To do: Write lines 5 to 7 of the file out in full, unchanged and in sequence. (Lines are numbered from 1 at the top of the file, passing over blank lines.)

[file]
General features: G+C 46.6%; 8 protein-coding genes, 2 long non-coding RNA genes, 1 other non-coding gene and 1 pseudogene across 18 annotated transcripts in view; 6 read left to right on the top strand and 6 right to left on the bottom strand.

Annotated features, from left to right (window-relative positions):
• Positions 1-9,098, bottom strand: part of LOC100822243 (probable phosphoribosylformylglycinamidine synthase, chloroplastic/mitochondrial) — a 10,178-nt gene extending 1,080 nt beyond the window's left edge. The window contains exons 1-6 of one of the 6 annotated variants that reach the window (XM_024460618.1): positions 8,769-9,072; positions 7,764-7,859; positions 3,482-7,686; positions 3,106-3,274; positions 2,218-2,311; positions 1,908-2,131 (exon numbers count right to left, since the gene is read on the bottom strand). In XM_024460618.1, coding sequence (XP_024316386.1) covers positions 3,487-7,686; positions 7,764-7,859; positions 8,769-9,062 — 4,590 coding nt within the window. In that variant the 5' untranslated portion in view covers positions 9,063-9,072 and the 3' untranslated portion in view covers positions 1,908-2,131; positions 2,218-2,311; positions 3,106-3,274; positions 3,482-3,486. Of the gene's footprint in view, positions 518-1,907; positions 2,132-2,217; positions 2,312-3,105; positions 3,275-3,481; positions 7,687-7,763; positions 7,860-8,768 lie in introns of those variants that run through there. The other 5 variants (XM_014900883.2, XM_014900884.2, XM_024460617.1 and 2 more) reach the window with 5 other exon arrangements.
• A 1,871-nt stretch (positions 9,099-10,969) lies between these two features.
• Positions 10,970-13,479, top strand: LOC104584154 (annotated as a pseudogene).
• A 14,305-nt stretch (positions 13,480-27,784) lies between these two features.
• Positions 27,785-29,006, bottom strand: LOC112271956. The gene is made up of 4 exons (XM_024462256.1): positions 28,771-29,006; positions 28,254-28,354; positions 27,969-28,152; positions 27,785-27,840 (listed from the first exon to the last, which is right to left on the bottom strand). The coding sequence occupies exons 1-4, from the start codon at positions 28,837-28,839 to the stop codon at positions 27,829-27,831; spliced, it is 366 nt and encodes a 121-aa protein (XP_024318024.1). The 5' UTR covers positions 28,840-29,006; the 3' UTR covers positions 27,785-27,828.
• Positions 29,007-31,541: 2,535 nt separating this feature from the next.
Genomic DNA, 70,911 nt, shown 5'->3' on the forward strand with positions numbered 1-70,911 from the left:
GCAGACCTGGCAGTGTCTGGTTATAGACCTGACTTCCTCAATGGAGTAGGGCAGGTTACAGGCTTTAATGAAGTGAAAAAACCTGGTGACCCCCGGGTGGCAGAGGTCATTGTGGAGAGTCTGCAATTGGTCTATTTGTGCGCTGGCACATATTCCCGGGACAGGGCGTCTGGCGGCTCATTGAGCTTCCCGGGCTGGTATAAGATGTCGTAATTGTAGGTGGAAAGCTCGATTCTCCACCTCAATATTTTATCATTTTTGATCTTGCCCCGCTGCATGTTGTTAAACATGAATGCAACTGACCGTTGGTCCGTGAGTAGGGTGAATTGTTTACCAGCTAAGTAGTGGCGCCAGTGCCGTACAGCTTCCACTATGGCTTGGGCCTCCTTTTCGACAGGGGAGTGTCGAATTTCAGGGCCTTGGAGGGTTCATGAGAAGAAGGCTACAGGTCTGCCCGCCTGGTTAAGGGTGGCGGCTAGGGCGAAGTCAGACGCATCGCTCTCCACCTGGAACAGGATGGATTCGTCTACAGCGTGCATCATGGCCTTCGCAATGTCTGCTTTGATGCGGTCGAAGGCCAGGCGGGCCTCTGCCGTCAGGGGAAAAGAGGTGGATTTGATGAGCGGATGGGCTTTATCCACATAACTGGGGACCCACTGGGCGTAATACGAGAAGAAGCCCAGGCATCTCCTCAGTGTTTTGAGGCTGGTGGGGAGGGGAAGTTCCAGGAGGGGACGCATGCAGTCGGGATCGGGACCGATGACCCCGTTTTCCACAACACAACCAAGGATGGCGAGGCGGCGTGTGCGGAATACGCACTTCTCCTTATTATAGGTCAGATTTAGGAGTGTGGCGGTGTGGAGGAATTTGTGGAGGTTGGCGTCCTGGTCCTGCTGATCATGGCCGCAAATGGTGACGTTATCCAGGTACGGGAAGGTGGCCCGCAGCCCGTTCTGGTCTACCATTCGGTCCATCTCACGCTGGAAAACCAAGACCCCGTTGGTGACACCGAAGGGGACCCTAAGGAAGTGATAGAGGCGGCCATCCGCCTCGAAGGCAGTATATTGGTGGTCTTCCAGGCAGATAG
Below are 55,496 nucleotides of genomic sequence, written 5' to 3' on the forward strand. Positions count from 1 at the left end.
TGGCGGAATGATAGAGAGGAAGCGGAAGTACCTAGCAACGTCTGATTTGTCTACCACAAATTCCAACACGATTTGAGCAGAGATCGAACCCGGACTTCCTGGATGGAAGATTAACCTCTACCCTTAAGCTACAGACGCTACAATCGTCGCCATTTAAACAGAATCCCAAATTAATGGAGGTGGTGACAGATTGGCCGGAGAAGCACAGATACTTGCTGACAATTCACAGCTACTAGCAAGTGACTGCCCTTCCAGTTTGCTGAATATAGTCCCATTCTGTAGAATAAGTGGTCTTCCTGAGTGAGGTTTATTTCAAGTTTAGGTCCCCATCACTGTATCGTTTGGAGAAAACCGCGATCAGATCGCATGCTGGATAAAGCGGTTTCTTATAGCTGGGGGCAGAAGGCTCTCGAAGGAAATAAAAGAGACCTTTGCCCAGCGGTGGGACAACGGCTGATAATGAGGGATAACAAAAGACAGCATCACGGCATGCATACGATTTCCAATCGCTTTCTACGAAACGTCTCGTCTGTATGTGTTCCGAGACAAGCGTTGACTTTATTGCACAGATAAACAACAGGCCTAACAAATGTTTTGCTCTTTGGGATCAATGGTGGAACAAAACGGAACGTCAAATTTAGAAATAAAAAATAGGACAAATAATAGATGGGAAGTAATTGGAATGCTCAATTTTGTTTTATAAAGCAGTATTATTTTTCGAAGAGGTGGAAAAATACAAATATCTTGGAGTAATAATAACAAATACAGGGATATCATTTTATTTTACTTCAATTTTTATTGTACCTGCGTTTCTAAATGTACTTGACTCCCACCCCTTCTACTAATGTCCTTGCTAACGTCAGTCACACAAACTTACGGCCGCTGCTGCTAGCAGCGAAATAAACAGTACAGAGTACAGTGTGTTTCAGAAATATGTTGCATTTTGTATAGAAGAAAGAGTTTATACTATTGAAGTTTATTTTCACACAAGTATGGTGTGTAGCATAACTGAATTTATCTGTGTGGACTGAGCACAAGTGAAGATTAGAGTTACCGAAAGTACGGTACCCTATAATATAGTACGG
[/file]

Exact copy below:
• Positions 10,970-13,479, top strand: LOC104584154 (annotated as a pseudogene).
• A 14,305-nt stretch (positions 13,480-27,784) lies between these two features.
• Positions 27,785-29,006, bottom strand: LOC112271956. The gene is made up of 4 exons (XM_024462256.1): positions 28,771-29,006; positions 28,254-28,354; positions 27,969-28,152; positions 27,785-27,840 (listed from the first exon to the last, which is right to left on the bottom strand). The coding sequence occupies exons 1-4, from the start codon at positions 28,837-28,839 to the stop codon at positions 27,829-27,831; spliced, it is 366 nt and encodes a 121-aa protein (XP_024318024.1). The 5' UTR covers positions 28,840-29,006; the 3' UTR covers positions 27,785-27,828.